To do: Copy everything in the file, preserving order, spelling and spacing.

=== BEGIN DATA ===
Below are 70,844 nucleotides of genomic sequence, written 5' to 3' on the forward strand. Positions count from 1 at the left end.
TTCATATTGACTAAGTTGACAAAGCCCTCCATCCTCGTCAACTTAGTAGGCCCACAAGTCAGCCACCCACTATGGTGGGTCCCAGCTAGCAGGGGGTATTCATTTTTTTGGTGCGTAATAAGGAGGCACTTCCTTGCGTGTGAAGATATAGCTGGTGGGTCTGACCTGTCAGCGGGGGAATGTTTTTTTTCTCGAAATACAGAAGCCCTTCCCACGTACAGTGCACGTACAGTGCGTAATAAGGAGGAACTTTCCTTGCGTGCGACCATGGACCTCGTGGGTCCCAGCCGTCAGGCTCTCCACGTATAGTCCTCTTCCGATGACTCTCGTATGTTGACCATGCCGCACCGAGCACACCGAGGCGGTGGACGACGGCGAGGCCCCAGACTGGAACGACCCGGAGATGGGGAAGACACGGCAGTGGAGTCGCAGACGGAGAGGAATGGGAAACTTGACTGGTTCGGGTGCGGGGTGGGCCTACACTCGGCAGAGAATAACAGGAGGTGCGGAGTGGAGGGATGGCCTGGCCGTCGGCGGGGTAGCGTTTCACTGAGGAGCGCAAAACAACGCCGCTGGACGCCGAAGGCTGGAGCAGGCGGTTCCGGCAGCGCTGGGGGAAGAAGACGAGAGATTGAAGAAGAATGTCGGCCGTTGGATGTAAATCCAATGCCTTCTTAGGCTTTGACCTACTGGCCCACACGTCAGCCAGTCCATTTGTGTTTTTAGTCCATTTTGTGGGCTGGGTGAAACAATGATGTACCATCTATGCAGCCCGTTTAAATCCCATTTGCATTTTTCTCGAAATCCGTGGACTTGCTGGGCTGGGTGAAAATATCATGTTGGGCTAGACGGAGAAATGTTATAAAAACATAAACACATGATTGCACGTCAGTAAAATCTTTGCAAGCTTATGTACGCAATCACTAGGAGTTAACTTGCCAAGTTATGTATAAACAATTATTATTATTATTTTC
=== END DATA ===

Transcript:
Below are 70,844 nucleotides of genomic sequence, written 5' to 3' on the forward strand. Positions count from 1 at the left end.
TTCATATTGACTAAGTTGACAAAGCCCTCCATCCTCGTCAACTTAGTAGGCCCACAAGTCAGCCACCCACTATGGTGGGTCCCAGCTAGCAGGGGGTATTCATTTTTTTGGTGCGTAATAAGGAGGCACTTCCTTGCGTGTGAAGATATAGCTGGTGGGTCTGACCTGTCAGCGGGGGAATGTTTTTTTTCTCGAAATACAGAAGCCCTTCCCACGTACAGTGCACGTACAGTGCGTAATAAGGAGGAACTTTCCTTGCGTGCGACCATGGACCTCGTGGGTCCCAGCCGTCAGGCTCTCCACGTATAGTCCTCTTCCGATGACTCTCGTATGTTGACCATGCCGCACCGAGCACACCGAGGCGGTGGACGACGGCGAGGCCCCAGACTGGAACGACCCGGAGATGGGGAAGACACGGCAGTGGAGTCGCAGACGGAGAGGAATGGGAAACTTGACTGGTTCGGGTGCGGGGTGGGCCTACACTCGGCAGAGAATAACAGGAGGTGCGGAGTGGAGGGATGGCCTGGCCGTCGGCGGGGTAGCGTTTCACTGAGGAGCGCAAAACAACGCCGCTGGACGCCGAAGGCTGGAGCAGGCGGTTCCGGCAGCGCTGGGGGAAGAAGACGAGAGATTGAAGAAGAATGTCGGCCGTTGGATGTAAATCCAATGCCTTCTTAGGCTTTGACCTACTGGCCCACACGTCAGCCAGTCCATTTGTGTTTTTAGTCCATTTTGTGGGCTGGGTGAAACAATGATGTACCATCTATGCAGCCCGTTTAAATCCCATTTGCATTTTTCTCGAAATCCGTGGACTTGCTGGGCTGGGTGAAAATATCATGTTGGGCTAGACGGAGAAATGTTATAAAAACATAAACACATGATTGCACGTCAGTAAAATCTTTGCAAGCTTATGTACGCAATCACTAGGAGTTAACTTGCCAAGTTATGTATAAACAATTATTATTATTATTTTC